Change out your cabin air filter if it’s dirty or clogged; otherwise, pollen and dust will continue to circulate through your interior ventilation system every time you turn on the heat or AC. You may also want to wash and wax the outside of your vehicle if it has not been recently cleaned. This will help prevent damage from any rainstorms that occur this spring by making water bead up instead of se
We’ve got some good news and some bad news. The good news is, you’ve made it through the winter. The bad news is, that means it’s time for spring car maintenance. If your car has sat in a garage all winter, you’ll want to get it up and running again before you head off on your summer road trips and beach excursions.
And your first step should be to schedule a complete inspection of your vehicle. The folks at [company name] can give you a thorough look-through and make sure everything is ready to go before you start driving regularly again.
If they find any problems while they’re looking at your vehicle, they’ll let you know so you can fix them immediately and get back on the road. After all, the last thing that anyone wants is to break down as they’re driving along a country road on their way out of town, right?
It’s time to drive away the winter blues by performing some easy car maintenance and ensuring you’re in great shape for spring.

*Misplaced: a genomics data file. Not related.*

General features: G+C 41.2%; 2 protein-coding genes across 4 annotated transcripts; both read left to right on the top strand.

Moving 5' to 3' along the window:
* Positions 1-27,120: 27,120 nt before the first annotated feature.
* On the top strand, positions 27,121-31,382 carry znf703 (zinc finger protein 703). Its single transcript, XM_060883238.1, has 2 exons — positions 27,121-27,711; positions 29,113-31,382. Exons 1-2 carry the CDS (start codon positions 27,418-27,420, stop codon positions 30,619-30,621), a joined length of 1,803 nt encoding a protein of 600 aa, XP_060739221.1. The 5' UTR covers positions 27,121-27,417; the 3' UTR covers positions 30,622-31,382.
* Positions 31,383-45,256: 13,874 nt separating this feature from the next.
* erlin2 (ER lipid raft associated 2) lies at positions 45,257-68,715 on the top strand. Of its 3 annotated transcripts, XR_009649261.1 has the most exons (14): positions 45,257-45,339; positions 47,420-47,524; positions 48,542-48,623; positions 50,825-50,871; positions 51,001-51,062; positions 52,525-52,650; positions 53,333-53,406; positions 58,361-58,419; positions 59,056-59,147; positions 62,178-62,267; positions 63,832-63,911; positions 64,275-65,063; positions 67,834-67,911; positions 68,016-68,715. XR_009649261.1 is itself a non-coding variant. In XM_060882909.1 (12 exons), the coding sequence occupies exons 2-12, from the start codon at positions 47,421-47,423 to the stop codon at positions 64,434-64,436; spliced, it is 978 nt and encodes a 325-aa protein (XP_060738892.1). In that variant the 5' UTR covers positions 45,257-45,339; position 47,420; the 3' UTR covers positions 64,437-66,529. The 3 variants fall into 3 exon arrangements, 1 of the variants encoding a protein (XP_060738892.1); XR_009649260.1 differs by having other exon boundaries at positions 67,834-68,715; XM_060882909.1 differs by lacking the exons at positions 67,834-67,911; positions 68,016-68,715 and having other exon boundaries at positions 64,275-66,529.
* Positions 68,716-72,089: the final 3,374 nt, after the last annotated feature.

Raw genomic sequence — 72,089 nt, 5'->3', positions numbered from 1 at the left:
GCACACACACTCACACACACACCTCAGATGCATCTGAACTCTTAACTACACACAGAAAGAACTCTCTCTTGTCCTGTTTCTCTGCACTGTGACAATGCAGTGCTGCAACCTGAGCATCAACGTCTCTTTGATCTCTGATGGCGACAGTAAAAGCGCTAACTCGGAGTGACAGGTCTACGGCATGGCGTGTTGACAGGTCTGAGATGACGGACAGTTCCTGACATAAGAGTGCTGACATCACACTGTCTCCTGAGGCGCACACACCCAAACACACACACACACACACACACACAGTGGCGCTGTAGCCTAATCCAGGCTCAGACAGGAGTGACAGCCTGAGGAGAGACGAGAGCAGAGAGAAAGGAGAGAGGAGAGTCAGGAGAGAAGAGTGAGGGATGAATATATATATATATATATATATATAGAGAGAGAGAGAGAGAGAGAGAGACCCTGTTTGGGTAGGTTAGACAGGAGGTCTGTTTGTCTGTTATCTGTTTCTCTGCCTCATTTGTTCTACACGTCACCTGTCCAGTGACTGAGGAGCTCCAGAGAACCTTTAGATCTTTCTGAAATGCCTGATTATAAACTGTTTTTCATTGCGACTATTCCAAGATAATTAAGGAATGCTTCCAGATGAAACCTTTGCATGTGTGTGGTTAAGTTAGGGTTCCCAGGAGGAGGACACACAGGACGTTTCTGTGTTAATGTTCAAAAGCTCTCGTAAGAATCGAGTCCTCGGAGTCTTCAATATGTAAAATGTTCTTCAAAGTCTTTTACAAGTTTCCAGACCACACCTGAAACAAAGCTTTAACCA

Whether you live in a place that experiences harsh winters or mild winters, your car probably needs a little TLC. And now that spring is on its way, it’s time to get started!
Here are some great tips for making sure your car is running smoothly and safely:
It’s springtime, and you know what that means: time to get your car ready for the open road!
After all, it’s been through a lot in the last few months. Between slushy roads and icy winds, this winter has been rough on all of us (and our cars), and it’s time for some much-needed TLC.
We’ve put together a short list of things you can do to make sure your car is ready for the wide-open highways (and byways) of spring.
* Check your tires and make sure they’re properly inflated. If you’re not sure how much pressure to give them, refer to your owner’s manual.
* Check your windshield wipers and replace them if necessary. You don’t want to be caught in a sudden spring rainstorm without some wipers that work!
* Have your car washed at least once a week during the spring months to keep dust, pollen, and other debris from working their way into the engine or other parts of your vehicle.
* Vacuum and wash out the inside of your car at least once a month. This will help prevent mold or mildew buildup, as well as keep down allergens like pollen and pet dander that could make
It’s time to air up your tires, change your oil, and give your car the TLC it needs to get through the spring season. [company name] has all the tools you need to get your car in tip-top shape—or we can do it for you! Schedule an appointment today.